The US media reports: Gilad Shalit swapped for 1000 non-people (Updated)
Update: The NY Times' Ethan Bronner falsely claimed in his report on the prisoner exchange that "Fatah runs the West Bank." In fact, the West Bank is under Israeli military occupation, including the small areas (Area A) that the Palestinian Authority was granted control over under the Oslo Accords. The Israeli military and civil administration has official control over 60% of the West Bank (Area C), according to the guidelines of the Oslo Accords, and authorizes the residency of over 350,000 Jewish Israeli settlers there. Isn't it time the Times assign a fact checker to keep watch over the chronically sloppy Bronner?
By now, Gilad Shalit is back in Israel, while around 1000 Palestinian prisoners will eventually be released from Israeli jails, then scattered to various locations from Jerusalem to Egypt to Syria, where many will live in permanent exile. While some Israelis doubt the wisdom of the prisoner swap, there can be little doubt that the state of Israel has scored a public relations victory in the United States. American coverage of the prisoner exchange has focused almost exclusively on Shalit, his family, and Jewish Israeli society's "bittersweet" reaction to the deal.
Reports on the exchange generally did not mention the identities of the Palestinian prisoners, and if they did, they tended to only name those who had committed violence against Israelis. It is of course newsworthy that perpetrators of lethal violence against Israeli civilians are being freed, and that many Israelis are outraged about it, but the American media made no effort to contextualize the conflict propelling the violence -- the word "occupation" was not mentioned once in today's reports on the exchange. Nor was there been any description of disproportionate Israeli violence against Palestinian civilians, including by Shalit's tank unit, or Israel's routine kidnapping of Palestinians without charges. In reporting the first major Israel-Palestine news event since the Mavi Marmara massacre in 2010, the American media produced an entirely Shalit-centric barrage of coverage that even the Israeli Foreign Ministry could not have matched.
Here is a wrap-up of breaking and recent reports:
The New York Times' scandal plagued Jerusalem bureau chief Ethan Bronner attempted to channel the mood of Jewish Israeli society in an October 15 report on Shalit's scheduled release. Bronner, whose own son served in the Israeli military, wrote, "When Israelis say they view the seized soldier, Staff Sgt. Gilad Shalit, as their own son, they mean it." Throughout Bronner's article, he upheld the national campaign for Shalit's release as an example of the higher value Israel places on human life, while dismissing those who think otherwise as "Palestinians and some critics of Israel."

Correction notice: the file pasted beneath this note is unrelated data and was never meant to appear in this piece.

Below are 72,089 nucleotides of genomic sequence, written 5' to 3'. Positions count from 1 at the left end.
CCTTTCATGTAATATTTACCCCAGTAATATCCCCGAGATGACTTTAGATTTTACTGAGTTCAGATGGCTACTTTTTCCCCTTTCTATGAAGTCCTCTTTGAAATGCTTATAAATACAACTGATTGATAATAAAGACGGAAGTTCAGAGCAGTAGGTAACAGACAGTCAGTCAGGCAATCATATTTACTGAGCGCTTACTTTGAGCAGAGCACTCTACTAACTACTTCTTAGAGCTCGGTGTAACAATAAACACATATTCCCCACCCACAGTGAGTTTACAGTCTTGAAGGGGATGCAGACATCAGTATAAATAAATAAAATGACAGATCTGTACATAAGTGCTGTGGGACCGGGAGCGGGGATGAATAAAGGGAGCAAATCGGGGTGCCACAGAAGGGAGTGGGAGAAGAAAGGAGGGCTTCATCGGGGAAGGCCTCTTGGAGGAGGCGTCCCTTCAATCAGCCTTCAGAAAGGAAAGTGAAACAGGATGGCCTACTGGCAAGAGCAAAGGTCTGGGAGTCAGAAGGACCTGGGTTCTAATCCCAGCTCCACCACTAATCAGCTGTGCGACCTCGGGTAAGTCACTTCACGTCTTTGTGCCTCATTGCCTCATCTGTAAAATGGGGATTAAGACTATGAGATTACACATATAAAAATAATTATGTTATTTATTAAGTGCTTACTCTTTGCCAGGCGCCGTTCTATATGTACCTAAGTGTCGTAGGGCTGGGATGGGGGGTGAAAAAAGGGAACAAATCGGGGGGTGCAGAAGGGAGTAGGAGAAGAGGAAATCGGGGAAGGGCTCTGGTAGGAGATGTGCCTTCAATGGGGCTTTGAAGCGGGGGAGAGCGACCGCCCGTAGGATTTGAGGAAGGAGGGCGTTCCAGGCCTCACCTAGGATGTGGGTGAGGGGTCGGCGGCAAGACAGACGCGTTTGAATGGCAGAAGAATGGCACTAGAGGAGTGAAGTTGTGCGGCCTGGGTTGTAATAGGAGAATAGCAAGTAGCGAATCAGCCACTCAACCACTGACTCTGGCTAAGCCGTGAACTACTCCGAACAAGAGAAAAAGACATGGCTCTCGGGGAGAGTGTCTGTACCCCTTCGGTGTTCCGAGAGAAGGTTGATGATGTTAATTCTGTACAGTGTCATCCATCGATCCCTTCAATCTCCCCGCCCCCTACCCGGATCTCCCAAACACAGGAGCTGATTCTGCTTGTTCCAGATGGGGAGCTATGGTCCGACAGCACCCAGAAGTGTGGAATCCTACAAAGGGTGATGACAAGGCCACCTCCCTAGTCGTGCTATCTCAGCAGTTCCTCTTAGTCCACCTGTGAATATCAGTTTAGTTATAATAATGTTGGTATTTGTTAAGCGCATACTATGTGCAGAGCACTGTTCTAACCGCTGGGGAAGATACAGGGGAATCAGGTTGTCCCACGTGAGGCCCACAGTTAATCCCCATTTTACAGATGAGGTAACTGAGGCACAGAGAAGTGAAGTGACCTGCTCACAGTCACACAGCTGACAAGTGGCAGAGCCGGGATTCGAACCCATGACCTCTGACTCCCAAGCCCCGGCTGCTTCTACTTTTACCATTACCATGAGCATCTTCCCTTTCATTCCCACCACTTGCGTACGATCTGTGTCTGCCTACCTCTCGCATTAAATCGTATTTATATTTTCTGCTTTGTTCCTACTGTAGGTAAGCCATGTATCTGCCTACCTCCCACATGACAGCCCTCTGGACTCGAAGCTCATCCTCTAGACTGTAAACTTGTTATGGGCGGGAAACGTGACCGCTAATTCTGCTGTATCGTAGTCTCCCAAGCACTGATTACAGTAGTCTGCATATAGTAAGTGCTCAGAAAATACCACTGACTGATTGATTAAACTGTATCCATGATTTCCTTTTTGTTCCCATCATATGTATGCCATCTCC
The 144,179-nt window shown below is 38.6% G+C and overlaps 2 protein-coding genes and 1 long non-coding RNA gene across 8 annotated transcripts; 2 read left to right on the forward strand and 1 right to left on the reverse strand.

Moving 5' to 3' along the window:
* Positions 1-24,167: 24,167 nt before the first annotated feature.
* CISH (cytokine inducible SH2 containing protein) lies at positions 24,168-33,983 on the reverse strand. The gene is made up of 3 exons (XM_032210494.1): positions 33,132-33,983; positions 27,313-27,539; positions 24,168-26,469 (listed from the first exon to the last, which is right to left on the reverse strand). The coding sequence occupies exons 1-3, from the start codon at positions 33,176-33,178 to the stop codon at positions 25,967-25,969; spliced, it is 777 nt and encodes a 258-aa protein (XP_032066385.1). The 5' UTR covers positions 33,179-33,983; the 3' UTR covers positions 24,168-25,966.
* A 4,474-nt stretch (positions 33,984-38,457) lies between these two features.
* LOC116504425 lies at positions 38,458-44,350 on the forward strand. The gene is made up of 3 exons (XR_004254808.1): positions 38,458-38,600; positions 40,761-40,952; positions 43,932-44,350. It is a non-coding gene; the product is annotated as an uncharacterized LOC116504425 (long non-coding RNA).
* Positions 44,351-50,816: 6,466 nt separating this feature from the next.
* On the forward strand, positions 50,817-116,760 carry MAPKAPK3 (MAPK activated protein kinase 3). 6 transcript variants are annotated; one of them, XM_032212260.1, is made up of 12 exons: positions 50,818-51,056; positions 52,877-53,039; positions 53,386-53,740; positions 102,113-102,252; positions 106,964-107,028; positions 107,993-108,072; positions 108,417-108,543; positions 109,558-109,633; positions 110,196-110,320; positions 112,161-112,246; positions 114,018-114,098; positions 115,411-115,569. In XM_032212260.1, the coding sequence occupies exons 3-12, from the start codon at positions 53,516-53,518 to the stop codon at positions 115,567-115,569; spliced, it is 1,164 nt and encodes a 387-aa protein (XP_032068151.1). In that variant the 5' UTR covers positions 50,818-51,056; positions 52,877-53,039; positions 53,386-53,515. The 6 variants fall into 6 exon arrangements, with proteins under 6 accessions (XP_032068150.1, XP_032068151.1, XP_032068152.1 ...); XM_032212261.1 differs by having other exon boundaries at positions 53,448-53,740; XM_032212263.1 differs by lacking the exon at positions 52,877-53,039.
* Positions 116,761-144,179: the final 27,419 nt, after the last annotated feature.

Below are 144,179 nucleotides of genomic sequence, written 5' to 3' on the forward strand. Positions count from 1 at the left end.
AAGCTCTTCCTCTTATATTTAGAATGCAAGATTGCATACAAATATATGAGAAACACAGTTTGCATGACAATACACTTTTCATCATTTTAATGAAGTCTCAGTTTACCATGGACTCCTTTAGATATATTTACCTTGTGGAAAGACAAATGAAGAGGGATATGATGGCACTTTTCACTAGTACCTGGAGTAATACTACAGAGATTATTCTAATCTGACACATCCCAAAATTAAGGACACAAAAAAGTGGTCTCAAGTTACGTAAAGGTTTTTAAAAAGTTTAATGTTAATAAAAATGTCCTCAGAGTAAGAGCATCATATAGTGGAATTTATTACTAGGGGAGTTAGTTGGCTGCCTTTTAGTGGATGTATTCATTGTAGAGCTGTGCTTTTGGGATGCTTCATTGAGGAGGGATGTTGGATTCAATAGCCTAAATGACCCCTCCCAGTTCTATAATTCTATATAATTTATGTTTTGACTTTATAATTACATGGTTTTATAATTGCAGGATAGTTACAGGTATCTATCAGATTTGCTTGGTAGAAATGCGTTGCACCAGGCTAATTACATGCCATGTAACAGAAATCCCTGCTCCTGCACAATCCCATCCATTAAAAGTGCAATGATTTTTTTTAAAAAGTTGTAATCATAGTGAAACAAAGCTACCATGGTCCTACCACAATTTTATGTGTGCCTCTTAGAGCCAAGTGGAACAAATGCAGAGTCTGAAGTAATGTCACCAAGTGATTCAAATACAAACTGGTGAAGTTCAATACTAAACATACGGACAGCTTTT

Today, Bronner relied on help from reporters Stephen Farrell and Fares Akram in Gaza to cover the prisoner exchange. The article mentioned the identities of exactly zero Palestinian prisoners, only describing the preparations for their return to Gaza. Similarly, The Washington Post's coverage of the swap focused entirely on Shalit, with no mention of individual Palestinian prisoners.
CNN International's Richard Allen Greene did not interview any Palestinians about the prisoner deal. Instead, he quoted leaders of Jewish American organizations and Israel's ambassador to London, who claimed that "everyone [in Israel] has been touched by terrorism." On Twitter, former CNN correspondent and current ABC "This Week" host Christiane Amampour referred to 400 of the Palestinian prisoners released in the deal as "hardcore Hamas activists."
The Associated Press devoted a whole graf to a quote by the mother of Palestinian prisoner Abdel Latif Shkair, focusing on Shalit and his family throughout the rest of the article. Reuters did not detail the backgrounds of Palestinian prisoners in its report on the exchange, noting only that "many...going free were convicted in deadly attacks." How many? Reuters did not say.
CBS News's Mark Phillips named a few Palestinian prisoners, but only those who had been involved in deadly attacks on Israelis. Reporting from Tel Aviv, Philips stood next to a monument to the victims of a terror attack and declared, "Israeli cities have many -- too many -- monuments like the one marking a spot where 21 young people were killed by a terrorist bomb 10 years ago. The instigator of that attack is about to be set free... Some of the most hardened high-profile terrorists are not being released, and many of those who are will be sent into exile. But with a score of 1,027 to 1, the price of terror just went up."
One prisoner left out of the swap was Ahmad Saadat, the PFLP leader abducted by Israeli forces and sentenced in a military court to thirty years in prison for belonging to an outlawed organization after the Israeli Attorney General decided the state had insufficient evidence to try Saadat in a civilian court. Saadat, who has spent the last two years in solitary confinement without family visits -- punishment for his leadership of a prisoners' rights movement -- initiated a mass hunger strike of Palestinian prisoners to demand more humane conditions in Israeli jails. Yesterday, he was transfered to a hospital due to complications from twenty days without food.
For his part, Shalit reportedly told an Egyptian interviewer today, "Hamas treated me well."
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